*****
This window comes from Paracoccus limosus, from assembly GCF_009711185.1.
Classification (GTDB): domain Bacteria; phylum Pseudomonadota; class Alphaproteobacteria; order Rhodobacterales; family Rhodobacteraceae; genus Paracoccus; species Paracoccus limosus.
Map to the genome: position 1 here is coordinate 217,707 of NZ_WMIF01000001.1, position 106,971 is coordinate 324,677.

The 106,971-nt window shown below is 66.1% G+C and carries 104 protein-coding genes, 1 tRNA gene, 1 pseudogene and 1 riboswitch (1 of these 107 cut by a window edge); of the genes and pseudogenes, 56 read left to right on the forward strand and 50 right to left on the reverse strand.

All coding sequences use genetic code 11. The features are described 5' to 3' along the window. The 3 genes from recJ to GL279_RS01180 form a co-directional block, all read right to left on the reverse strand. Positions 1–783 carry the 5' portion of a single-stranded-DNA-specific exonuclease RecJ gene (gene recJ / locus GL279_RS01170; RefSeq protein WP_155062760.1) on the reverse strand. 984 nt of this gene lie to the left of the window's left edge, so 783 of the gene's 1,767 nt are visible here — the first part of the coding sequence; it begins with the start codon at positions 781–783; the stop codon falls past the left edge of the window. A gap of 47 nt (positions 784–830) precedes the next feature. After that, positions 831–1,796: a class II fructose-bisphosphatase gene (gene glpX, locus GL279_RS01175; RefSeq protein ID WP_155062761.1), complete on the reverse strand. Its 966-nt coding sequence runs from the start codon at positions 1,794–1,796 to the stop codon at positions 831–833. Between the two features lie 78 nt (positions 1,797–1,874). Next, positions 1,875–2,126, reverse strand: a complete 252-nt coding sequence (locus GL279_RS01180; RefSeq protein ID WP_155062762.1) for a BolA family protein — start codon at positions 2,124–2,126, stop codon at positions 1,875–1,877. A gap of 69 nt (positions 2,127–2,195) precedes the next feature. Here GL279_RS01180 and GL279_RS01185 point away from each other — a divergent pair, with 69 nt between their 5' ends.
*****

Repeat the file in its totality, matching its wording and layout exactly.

This window comes from Paracoccus limosus, from assembly GCF_009711185.1.
Classification (GTDB): domain Bacteria; phylum Pseudomonadota; class Alphaproteobacteria; order Rhodobacterales; family Rhodobacteraceae; genus Paracoccus; species Paracoccus limosus.
Map to the genome: position 1 here is coordinate 217,707 of NZ_WMIF01000001.1, position 106,971 is coordinate 324,677.

The 106,971-nt window shown below is 66.1% G+C and carries 104 protein-coding genes, 1 tRNA gene, 1 pseudogene and 1 riboswitch (1 of these 107 cut by a window edge); of the genes and pseudogenes, 56 read left to right on the forward strand and 50 right to left on the reverse strand.

All coding sequences use genetic code 11. The features are described 5' to 3' along the window. The 3 genes from recJ to GL279_RS01180 form a co-directional block, all read right to left on the reverse strand. Positions 1–783 carry the 5' portion of a single-stranded-DNA-specific exonuclease RecJ gene (gene recJ / locus GL279_RS01170; RefSeq protein WP_155062760.1) on the reverse strand. 984 nt of this gene lie to the left of the window's left edge, so 783 of the gene's 1,767 nt are visible here — the first part of the coding sequence; it begins with the start codon at positions 781–783; the stop codon falls past the left edge of the window. A gap of 47 nt (positions 784–830) precedes the next feature. After that, positions 831–1,796: a class II fructose-bisphosphatase gene (gene glpX, locus GL279_RS01175; RefSeq protein ID WP_155062761.1), complete on the reverse strand. Its 966-nt coding sequence runs from the start codon at positions 1,794–1,796 to the stop codon at positions 831–833. Between the two features lie 78 nt (positions 1,797–1,874). Next, positions 1,875–2,126, reverse strand: a complete 252-nt coding sequence (locus GL279_RS01180; RefSeq protein ID WP_155062762.1) for a BolA family protein — start codon at positions 2,124–2,126, stop codon at positions 1,875–1,877. A gap of 69 nt (positions 2,127–2,195) precedes the next feature. Here GL279_RS01180 and GL279_RS01185 point away from each other — a divergent pair, with 69 nt between their 5' ends.